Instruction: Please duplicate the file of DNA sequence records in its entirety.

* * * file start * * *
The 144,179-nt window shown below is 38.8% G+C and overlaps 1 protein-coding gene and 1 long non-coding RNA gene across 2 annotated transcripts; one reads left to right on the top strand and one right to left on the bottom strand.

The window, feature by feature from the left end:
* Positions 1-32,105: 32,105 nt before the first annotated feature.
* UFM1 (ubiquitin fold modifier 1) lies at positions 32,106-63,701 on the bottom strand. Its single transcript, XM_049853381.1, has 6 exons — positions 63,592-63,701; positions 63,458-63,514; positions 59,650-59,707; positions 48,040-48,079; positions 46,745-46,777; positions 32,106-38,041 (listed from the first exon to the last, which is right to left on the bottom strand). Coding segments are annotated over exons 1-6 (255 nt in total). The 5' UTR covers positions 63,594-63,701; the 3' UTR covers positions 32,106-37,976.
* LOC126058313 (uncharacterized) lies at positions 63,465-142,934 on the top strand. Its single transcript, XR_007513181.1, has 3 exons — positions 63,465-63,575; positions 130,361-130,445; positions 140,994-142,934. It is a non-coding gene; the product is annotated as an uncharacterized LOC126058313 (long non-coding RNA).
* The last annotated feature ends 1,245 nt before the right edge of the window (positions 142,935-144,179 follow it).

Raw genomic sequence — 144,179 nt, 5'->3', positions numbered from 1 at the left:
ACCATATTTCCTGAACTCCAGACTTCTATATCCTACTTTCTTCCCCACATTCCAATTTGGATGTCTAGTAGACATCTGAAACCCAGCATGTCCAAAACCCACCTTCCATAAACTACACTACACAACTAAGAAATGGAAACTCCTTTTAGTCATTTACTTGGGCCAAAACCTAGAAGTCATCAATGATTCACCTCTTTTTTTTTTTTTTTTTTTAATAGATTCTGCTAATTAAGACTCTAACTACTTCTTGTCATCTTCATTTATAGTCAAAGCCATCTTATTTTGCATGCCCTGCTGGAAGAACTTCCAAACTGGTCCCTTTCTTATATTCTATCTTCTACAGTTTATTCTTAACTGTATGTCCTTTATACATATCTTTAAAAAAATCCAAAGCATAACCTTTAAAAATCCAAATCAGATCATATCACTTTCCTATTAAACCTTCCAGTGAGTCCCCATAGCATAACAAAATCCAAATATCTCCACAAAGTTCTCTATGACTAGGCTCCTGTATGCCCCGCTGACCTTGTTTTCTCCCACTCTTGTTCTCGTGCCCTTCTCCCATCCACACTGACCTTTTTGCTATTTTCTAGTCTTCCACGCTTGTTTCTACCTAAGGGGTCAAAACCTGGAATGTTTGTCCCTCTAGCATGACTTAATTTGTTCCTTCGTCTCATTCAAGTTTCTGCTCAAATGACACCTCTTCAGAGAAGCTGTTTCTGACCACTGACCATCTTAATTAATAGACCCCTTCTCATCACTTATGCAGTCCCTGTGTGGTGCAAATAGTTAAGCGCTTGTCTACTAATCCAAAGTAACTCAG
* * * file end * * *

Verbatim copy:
The 144,179-nt window shown below is 38.8% G+C and overlaps 1 protein-coding gene and 1 long non-coding RNA gene across 2 annotated transcripts; one reads left to right on the top strand and one right to left on the bottom strand.

The window, feature by feature from the left end:
* Positions 1-32,105: 32,105 nt before the first annotated feature.
* UFM1 (ubiquitin fold modifier 1) lies at positions 32,106-63,701 on the bottom strand. Its single transcript, XM_049853381.1, has 6 exons — positions 63,592-63,701; positions 63,458-63,514; positions 59,650-59,707; positions 48,040-48,079; positions 46,745-46,777; positions 32,106-38,041 (listed from the first exon to the last, which is right to left on the bottom strand). Coding segments are annotated over exons 1-6 (255 nt in total). The 5' UTR covers positions 63,594-63,701; the 3' UTR covers positions 32,106-37,976.
* LOC126058313 (uncharacterized) lies at positions 63,465-142,934 on the top strand. Its single transcript, XR_007513181.1, has 3 exons — positions 63,465-63,575; positions 130,361-130,445; positions 140,994-142,934. It is a non-coding gene; the product is annotated as an uncharacterized LOC126058313 (long non-coding RNA).
* The last annotated feature ends 1,245 nt before the right edge of the window (positions 142,935-144,179 follow it).

Raw genomic sequence — 144,179 nt, 5'->3', positions numbered from 1 at the left:
ACCATATTTCCTGAACTCCAGACTTCTATATCCTACTTTCTTCCCCACATTCCAATTTGGATGTCTAGTAGACATCTGAAACCCAGCATGTCCAAAACCCACCTTCCATAAACTACACTACACAACTAAGAAATGGAAACTCCTTTTAGTCATTTACTTGGGCCAAAACCTAGAAGTCATCAATGATTCACCTCTTTTTTTTTTTTTTTTTTTAATAGATTCTGCTAATTAAGACTCTAACTACTTCTTGTCATCTTCATTTATAGTCAAAGCCATCTTATTTTGCATGCCCTGCTGGAAGAACTTCCAAACTGGTCCCTTTCTTATATTCTATCTTCTACAGTTTATTCTTAACTGTATGTCCTTTATACATATCTTTAAAAAAATCCAAAGCATAACCTTTAAAAATCCAAATCAGATCATATCACTTTCCTATTAAACCTTCCAGTGAGTCCCCATAGCATAACAAAATCCAAATATCTCCACAAAGTTCTCTATGACTAGGCTCCTGTATGCCCCGCTGACCTTGTTTTCTCCCACTCTTGTTCTCGTGCCCTTCTCCCATCCACACTGACCTTTTTGCTATTTTCTAGTCTTCCACGCTTGTTTCTACCTAAGGGGTCAAAACCTGGAATGTTTGTCCCTCTAGCATGACTTAATTTGTTCCTTCGTCTCATTCAAGTTTCTGCTCAAATGACACCTCTTCAGAGAAGCTGTTTCTGACCACTGACCATCTTAATTAATAGACCCCTTCTCATCACTTATGCAGTCCCTGTGTGGTGCAAATAGTTAAGCGCTTGTCTACTAATCCAAAGTAACTCAG